The trouble with employee holidays is entitlement and pay, in particular the micro-management of these rights by legislation. There are solutions…
In fact there are a number of separate issues here and different ones can apply to different employment.
Employees are entitled to 4 weeks of holidays under legislation originating from Europe and 1.6 weeks from UK legislation, making 5.6 weeks in all. For employees working a five day week, that is 28 days in total. Keep in mind that many “self employed workers” are entitled to holiday too. You, and they, might not realise it. But when the worker does so, then they could be knocking at your door for substantial back holiday pay. Please talk to us early on.
Part-time employees working set days per week
We recommend that entitlement is expressed as weeks, not as days. So if an employee works one day per week, then they are entitled to 5.6 days holiday per year (which has to be rounded up to 6 days).
Part-time, and other, employees working variable hours
Entitlement to holiday is 12.07% of the hours worked, per year. Many employers pay this as an additional 12.07% on top of an hourly rate. The employee takes holiday at times when they are not working. The government advisory service, ACAS, says employers should not do this, but many do. In reality this practice is only very rarely challenged.
However, the correct, lawful, approach is for the employee to accrue hours at 12.07% of those worked. Then they are paid those hours when they take their holiday.
Service related days
Some employers add extra day’s holiday for each extra year of service, usually for up to 5 years. For those on 5 days a week that would be an extra 0.2 of a week. For those working fewer days per week the extra “day” can be pro-rata simply by adding 0.2 to the 5.6 weeks statutory entitlement.
The statutory entitlement is 5.6 weeks, including bank holidays. So, for statutory entitlement purposes, it matters not whether an employee works on a bank holiday or not. If they work it then it is not a holiday and the entitlement can be taken at another time.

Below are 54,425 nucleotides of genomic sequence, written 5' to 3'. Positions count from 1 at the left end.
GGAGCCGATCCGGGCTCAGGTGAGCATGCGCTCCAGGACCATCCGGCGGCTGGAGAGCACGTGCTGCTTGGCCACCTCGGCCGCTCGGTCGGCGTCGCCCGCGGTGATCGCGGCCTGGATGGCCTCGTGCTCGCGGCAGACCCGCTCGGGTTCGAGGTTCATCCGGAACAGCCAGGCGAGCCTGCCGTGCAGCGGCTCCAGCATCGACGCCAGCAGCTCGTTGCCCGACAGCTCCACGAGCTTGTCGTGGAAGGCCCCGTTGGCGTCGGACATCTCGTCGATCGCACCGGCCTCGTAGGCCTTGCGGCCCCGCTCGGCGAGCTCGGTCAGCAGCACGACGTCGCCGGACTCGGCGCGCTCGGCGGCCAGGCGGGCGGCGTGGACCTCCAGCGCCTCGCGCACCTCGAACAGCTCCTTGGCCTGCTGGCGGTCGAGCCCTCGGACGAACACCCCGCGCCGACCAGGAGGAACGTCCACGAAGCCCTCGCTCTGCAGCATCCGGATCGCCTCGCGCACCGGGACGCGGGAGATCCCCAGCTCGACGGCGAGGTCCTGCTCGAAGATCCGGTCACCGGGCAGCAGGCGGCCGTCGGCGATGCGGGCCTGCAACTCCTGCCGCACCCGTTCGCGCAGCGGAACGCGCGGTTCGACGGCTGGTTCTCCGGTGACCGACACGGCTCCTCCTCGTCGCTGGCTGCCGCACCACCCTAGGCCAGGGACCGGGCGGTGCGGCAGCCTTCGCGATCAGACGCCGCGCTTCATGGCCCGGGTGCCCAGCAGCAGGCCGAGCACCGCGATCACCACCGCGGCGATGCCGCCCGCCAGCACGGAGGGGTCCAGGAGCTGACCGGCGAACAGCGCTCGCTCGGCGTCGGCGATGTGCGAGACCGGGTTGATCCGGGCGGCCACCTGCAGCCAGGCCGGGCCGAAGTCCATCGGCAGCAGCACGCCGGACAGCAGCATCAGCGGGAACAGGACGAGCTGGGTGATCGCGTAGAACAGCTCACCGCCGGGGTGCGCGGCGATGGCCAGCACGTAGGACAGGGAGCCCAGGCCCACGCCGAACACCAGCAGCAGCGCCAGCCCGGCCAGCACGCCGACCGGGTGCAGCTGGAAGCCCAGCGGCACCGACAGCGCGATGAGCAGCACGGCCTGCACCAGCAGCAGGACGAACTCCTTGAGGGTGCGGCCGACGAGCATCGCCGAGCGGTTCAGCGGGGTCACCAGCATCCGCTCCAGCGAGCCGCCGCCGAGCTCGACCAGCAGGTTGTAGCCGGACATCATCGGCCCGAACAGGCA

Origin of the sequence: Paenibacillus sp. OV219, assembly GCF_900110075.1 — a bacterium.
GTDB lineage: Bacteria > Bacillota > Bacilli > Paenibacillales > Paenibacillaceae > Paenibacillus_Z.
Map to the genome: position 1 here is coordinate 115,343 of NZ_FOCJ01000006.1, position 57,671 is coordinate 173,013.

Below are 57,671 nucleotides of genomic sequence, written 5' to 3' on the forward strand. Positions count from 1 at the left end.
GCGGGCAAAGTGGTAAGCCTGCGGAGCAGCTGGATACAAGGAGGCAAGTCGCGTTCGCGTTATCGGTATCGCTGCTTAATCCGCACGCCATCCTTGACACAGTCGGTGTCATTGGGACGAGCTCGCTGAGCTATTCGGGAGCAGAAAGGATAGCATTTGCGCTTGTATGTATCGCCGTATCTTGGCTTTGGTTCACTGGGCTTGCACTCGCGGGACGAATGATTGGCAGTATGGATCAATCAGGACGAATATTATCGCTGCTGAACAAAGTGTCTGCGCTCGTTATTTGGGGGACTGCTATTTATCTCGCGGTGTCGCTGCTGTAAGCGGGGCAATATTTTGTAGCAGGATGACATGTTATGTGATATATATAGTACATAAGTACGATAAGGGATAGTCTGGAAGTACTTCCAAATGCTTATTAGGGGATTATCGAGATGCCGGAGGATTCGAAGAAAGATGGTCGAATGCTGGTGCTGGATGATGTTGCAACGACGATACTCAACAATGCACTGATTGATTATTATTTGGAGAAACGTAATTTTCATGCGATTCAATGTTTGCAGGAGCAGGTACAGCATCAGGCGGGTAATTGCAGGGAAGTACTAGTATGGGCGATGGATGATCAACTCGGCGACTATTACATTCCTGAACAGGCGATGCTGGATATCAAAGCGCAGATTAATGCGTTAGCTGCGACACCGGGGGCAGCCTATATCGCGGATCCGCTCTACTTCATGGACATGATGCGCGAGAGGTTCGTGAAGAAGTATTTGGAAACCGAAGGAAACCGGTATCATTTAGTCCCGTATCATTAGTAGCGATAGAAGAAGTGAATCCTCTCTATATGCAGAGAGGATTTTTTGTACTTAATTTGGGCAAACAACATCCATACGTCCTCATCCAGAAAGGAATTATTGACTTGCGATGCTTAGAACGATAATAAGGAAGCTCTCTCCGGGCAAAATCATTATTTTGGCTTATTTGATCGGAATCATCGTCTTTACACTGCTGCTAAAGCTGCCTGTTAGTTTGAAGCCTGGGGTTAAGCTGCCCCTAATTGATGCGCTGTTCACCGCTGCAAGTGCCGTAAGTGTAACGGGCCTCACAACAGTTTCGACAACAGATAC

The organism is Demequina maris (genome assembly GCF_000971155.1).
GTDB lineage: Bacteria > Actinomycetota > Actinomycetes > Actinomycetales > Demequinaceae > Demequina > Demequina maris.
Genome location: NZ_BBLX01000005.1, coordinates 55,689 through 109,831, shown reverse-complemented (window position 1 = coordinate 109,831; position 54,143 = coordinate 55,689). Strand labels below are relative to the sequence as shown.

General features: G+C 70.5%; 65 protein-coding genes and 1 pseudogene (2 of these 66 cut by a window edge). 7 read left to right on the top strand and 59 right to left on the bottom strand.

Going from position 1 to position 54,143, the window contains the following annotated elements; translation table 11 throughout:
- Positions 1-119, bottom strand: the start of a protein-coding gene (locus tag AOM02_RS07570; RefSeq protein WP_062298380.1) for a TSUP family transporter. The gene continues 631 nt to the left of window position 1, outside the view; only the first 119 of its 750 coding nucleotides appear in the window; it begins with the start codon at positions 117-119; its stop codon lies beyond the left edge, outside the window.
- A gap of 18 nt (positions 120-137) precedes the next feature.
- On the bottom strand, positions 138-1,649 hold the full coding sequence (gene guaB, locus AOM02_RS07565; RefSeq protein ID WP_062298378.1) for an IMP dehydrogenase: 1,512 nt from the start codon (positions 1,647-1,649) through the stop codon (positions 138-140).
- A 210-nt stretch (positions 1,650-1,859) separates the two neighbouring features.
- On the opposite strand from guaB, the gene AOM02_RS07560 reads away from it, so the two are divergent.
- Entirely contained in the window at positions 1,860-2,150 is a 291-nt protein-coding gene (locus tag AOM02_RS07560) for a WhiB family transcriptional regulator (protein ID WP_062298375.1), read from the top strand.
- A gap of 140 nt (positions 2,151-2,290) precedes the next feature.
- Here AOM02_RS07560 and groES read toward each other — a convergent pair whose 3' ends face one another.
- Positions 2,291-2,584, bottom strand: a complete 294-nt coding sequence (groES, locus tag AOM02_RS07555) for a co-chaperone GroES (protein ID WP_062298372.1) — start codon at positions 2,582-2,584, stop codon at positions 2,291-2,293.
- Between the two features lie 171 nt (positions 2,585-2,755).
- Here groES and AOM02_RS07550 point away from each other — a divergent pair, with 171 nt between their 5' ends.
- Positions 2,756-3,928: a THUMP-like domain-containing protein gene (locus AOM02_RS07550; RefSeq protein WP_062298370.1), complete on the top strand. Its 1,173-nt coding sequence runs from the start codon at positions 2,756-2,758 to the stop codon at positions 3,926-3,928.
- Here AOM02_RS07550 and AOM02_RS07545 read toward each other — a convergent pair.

This is where the trouble with employee holidays really begins!
In fairness, this is often straightforward. Salary continues throughout the year and employees take holiday, subject to approval, as and when they like. That is, unless they are paid overtime, bonuses or commission.
Employees with variable hours, overtime, commission or bonuses
The law is unclear as to how these are to be taken in to account. Regular payments, particularly regular overtime have to be taken into account for the first 4 weeks of holiday. Occasional overtime can be ignored but disputes could arise over exactly what is occasional. The current ACAS advice is to look at average earnings over the previous 12 weeks that have been paid.
The remaining 1.6 weeks (plus any extra days for service) can be paid at normal earnings. This may work well where employees normally take Bank Holidays. Paying these at normal earnings and the other 4 weeks at average earnings should work quite well.
Where employees typically work on Bank holidays this easily administered option is not available. You may feel it is not worth the administrative burden (and burden of explanation to employees) of paying different days at different rates.
Employees with seasonal earnings
Some employment sectors have busy seasons, managed through substantial overtime, followed by quiet periods where employees would normally take holidays. The reference period of using the 12 previous weeks could be unrepresentative. In such cases it will benefit the employer to use the past 52 weeks as the reference period.
New legislation from April 2020
If you have doubts about using 52 weeks rather than 12 weeks, relax. From April 2020 everyone will need to use the reference period of 52 weeks under new legislation.
There is more detail of the new legislation here.
The trouble with employee holidays is that every aspect of what was once a routine employment benefit is micro-managed by the law.
Malcolm Martin FCIPD
Author Human Resource Practice